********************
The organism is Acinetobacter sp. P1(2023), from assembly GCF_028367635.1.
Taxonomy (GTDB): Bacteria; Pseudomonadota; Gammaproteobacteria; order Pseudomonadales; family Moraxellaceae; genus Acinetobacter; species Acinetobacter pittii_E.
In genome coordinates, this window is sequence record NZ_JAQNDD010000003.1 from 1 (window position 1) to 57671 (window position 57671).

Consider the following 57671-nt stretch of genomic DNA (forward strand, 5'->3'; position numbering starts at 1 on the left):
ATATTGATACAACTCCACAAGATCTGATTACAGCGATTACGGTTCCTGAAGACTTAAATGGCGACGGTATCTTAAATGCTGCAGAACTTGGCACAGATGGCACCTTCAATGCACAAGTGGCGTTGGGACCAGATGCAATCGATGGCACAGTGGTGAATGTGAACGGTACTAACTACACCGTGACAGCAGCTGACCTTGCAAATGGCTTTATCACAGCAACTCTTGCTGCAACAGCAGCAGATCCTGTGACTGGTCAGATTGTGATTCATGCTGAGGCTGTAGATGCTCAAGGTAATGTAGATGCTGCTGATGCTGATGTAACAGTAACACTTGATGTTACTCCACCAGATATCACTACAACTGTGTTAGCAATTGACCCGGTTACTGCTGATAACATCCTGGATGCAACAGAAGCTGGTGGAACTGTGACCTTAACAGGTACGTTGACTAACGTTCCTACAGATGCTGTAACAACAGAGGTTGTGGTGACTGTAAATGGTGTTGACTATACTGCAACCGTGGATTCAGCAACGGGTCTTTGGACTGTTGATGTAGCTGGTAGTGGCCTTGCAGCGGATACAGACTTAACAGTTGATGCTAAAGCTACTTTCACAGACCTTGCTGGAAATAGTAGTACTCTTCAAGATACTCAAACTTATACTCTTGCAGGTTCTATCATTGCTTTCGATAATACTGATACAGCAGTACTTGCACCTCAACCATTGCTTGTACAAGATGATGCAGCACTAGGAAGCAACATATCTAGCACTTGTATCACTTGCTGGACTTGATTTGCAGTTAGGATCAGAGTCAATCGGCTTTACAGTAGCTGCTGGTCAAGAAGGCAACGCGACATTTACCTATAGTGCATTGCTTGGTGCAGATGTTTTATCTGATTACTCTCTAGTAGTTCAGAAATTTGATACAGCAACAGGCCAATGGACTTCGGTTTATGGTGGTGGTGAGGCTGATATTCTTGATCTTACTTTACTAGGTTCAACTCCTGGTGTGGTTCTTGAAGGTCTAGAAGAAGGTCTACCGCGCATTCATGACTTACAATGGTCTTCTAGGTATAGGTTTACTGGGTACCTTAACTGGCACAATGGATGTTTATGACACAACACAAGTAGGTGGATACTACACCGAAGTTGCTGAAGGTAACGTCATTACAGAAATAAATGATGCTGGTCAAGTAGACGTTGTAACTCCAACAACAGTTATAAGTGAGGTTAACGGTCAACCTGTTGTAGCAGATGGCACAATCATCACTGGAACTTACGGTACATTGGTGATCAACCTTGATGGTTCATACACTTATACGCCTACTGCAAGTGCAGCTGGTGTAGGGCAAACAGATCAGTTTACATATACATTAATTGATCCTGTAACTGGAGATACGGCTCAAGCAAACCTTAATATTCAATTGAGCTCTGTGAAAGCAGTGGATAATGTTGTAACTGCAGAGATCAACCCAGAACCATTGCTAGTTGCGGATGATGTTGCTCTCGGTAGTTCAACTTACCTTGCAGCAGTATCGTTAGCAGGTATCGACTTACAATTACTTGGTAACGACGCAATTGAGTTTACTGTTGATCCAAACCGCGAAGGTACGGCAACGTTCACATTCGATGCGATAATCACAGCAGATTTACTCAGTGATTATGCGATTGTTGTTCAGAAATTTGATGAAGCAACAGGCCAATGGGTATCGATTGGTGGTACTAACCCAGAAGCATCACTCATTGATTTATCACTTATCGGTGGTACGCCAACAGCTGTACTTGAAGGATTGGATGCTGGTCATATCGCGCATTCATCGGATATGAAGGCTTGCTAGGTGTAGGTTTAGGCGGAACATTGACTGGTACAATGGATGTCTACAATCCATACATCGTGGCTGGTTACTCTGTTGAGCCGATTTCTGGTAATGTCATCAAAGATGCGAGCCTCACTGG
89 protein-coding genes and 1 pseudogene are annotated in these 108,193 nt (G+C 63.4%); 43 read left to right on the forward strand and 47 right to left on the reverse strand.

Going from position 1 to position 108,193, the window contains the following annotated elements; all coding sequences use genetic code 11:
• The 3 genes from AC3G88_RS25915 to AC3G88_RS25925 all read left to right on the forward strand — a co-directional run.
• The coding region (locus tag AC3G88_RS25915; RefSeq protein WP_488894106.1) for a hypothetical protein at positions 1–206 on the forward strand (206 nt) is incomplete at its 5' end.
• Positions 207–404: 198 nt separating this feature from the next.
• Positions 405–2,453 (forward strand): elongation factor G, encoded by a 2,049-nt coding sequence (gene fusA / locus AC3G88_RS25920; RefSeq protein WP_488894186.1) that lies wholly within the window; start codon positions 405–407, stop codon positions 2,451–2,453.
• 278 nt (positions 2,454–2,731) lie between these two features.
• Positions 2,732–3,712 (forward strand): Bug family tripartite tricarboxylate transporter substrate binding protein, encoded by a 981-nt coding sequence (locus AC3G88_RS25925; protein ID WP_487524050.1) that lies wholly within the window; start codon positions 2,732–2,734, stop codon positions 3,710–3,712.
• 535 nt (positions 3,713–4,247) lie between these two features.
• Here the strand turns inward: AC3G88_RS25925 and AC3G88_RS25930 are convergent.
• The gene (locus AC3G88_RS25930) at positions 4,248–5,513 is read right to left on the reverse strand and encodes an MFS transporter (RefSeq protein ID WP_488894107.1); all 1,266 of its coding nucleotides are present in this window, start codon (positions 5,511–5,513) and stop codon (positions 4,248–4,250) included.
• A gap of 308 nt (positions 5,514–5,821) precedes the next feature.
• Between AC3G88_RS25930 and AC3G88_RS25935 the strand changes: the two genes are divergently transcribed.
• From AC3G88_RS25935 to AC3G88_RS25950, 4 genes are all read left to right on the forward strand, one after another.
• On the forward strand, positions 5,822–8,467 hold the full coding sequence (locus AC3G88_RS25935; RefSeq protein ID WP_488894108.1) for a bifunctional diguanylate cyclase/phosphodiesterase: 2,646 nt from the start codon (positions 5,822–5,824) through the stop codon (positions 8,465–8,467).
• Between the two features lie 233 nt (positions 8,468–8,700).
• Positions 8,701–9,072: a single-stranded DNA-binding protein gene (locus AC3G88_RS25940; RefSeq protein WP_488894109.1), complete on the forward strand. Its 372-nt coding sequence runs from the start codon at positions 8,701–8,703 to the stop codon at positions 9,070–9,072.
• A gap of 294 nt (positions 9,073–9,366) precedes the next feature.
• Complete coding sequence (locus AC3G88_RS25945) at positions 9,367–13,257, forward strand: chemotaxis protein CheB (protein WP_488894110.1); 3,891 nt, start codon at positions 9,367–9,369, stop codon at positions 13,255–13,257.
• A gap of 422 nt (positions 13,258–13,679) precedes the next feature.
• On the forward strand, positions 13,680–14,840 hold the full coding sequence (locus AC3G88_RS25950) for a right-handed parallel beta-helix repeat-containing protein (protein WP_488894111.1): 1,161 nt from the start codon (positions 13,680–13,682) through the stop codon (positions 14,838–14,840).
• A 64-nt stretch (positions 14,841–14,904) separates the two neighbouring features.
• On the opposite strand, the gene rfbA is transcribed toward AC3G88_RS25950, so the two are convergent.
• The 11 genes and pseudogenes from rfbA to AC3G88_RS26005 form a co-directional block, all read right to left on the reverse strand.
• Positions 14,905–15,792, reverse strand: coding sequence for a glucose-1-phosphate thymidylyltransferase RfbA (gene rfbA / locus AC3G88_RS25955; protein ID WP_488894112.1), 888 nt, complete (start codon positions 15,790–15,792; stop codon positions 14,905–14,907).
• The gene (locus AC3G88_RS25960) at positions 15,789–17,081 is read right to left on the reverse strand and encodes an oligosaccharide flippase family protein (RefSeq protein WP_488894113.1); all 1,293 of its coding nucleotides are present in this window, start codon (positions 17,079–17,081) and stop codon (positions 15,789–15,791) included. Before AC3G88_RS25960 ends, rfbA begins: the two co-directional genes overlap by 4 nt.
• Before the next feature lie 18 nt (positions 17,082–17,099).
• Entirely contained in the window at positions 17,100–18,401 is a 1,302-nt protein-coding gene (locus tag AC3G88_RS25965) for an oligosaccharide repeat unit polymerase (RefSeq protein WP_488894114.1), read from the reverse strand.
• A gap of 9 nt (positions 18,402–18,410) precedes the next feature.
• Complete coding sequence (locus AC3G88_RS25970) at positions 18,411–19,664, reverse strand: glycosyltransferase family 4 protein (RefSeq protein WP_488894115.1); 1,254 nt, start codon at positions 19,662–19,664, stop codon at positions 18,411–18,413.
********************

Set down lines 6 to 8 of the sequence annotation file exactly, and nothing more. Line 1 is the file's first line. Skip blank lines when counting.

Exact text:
89 protein-coding genes and 1 pseudogene are annotated in these 108,193 nt (G+C 63.4%); 43 read left to right on the forward strand and 47 right to left on the reverse strand.

Going from position 1 to position 108,193, the window contains the following annotated elements; all coding sequences use genetic code 11:
• The 3 genes from AC3G88_RS25915 to AC3G88_RS25925 all read left to right on the forward strand — a co-directional run.